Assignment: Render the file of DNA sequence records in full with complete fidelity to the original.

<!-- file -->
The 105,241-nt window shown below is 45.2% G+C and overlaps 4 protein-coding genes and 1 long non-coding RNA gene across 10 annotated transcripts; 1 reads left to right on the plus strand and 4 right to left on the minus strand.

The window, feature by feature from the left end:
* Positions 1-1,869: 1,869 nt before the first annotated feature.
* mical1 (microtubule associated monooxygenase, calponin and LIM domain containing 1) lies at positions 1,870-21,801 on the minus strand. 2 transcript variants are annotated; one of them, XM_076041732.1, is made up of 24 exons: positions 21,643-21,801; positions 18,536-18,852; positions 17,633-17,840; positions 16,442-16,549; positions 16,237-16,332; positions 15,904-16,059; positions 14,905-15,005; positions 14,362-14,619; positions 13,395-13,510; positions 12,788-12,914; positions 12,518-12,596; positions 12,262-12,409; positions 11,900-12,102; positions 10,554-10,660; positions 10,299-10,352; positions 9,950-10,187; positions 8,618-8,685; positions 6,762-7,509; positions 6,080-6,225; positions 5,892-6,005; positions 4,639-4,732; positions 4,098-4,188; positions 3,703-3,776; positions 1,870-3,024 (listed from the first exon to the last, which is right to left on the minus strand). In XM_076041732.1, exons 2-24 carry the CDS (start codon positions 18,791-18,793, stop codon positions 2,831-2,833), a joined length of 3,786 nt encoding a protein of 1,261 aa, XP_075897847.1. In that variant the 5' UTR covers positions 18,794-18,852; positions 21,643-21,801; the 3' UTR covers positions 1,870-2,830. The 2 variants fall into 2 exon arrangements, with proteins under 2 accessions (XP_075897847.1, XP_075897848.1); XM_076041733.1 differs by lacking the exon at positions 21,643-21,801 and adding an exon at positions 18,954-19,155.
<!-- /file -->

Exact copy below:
The 105,241-nt window shown below is 45.2% G+C and overlaps 4 protein-coding genes and 1 long non-coding RNA gene across 10 annotated transcripts; 1 reads left to right on the plus strand and 4 right to left on the minus strand.

The window, feature by feature from the left end:
* Positions 1-1,869: 1,869 nt before the first annotated feature.
* mical1 (microtubule associated monooxygenase, calponin and LIM domain containing 1) lies at positions 1,870-21,801 on the minus strand. 2 transcript variants are annotated; one of them, XM_076041732.1, is made up of 24 exons: positions 21,643-21,801; positions 18,536-18,852; positions 17,633-17,840; positions 16,442-16,549; positions 16,237-16,332; positions 15,904-16,059; positions 14,905-15,005; positions 14,362-14,619; positions 13,395-13,510; positions 12,788-12,914; positions 12,518-12,596; positions 12,262-12,409; positions 11,900-12,102; positions 10,554-10,660; positions 10,299-10,352; positions 9,950-10,187; positions 8,618-8,685; positions 6,762-7,509; positions 6,080-6,225; positions 5,892-6,005; positions 4,639-4,732; positions 4,098-4,188; positions 3,703-3,776; positions 1,870-3,024 (listed from the first exon to the last, which is right to left on the minus strand). In XM_076041732.1, exons 2-24 carry the CDS (start codon positions 18,791-18,793, stop codon positions 2,831-2,833), a joined length of 3,786 nt encoding a protein of 1,261 aa, XP_075897847.1. In that variant the 5' UTR covers positions 18,794-18,852; positions 21,643-21,801; the 3' UTR covers positions 1,870-2,830. The 2 variants fall into 2 exon arrangements, with proteins under 2 accessions (XP_075897847.1, XP_075897848.1); XM_076041733.1 differs by lacking the exon at positions 21,643-21,801 and adding an exon at positions 18,954-19,155.